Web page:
Street's announcement came only one day after Police Commissioner Sylvester M. Johnson said he had seized Mitchell's gun permit, which was issued by someone in the department even though state police had twice rejected Mitchell's application for a permit.
"It's not a lawful permit," said Street, who was accompanied by Johnson at the news conference. "A fraudulent application was issued, and that's a crime. The deputy was the subject of the application. And we have to get to the bottom of this."
Mitchell, 68, was arrested in the 1950s on charges of impersonating a police officer. That arrest, which occurred when Mitchell was a 19-year-old civilian, was uncovered when state police did a routine background check in response to his request for a gun permit.
Under state law, Mitchell could have appealed the decision, but the deputy commissioner never did so, Street said. Instead, someone in the Philadelphia department issued the bogus permit.
The mayor said he was alarmed that a phony document - bearing a false identification number - had been created for Mitchell.
"There is an appeal process. The appeal process was not followed," Street said.
Police said Mitchell had applied for the gun permit because he had planned to retire last November and wanted to continue carrying a weapon.
Last summer, however, Street announced that he had persuaded Mitchell to postpone his retirement. At the time, he said he wanted Mitchell to stay on the job four more years.
Street vowed that a police Internal Affairs investigation would determine how that permit was issued.
Meanwhile, he said, Mitchell will be on administrative leave. He declined to speculate how long the investigation might take. He said that any evidence of criminal actions would be turned over to the District Attorney's Office for possible prosecution.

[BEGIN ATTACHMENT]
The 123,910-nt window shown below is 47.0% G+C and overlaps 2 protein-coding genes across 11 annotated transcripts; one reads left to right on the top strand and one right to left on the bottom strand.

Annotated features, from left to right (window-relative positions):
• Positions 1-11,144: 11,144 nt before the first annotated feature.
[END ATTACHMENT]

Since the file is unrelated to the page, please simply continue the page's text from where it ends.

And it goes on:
Under normal procedures, anyone applying for a gun permit in Philadelphia is asked a series of questions about past arrests. Even if a person has been acquitted of a crime, an applicant for a gun permit must give all details of past arrests. Any deliberate false statement to those questions is a criminal act, police say.
In the case from the 1950s, Johnson has said Mitchell was acquitted well before he joined the Police Department in 1958.
Street said investigators are focused on how Philadelphia police issued Mitchell's permit last year - not on whether the state police had been correct in denying his application and not on the arrest from the 1950s.
The Police Department also issued Mitchell a gun permit in 1995, although state police had denied Mitchell a gun permit that year as well. But any crimes that might have been committed with the 1995 permit probably would be outside the statute of limitations for prosecution.
While Mitchell is suspended, he will continue to receive his $112,354 salary, Street said. Because he is still a member of the department, he will keep his gun and his badge.
Although Johnson accompanied Street in the news conference, he did not make a single comment. In Johnson's news conference Thursday, the commissioner had said he had complete confidence in Mitchell.
One reporter asked Street whether his announcement yesterday reflected a lack of confidence in Johnson.
"When there is an issue of integrity involving the No. 1 and No. 2 cops in the city . . . it may be appropriate for the mayor to be involved," Street said in response.
Contact staff writer Mark Fazlollah at 215-854-5831 or firstname.lastname@example.org.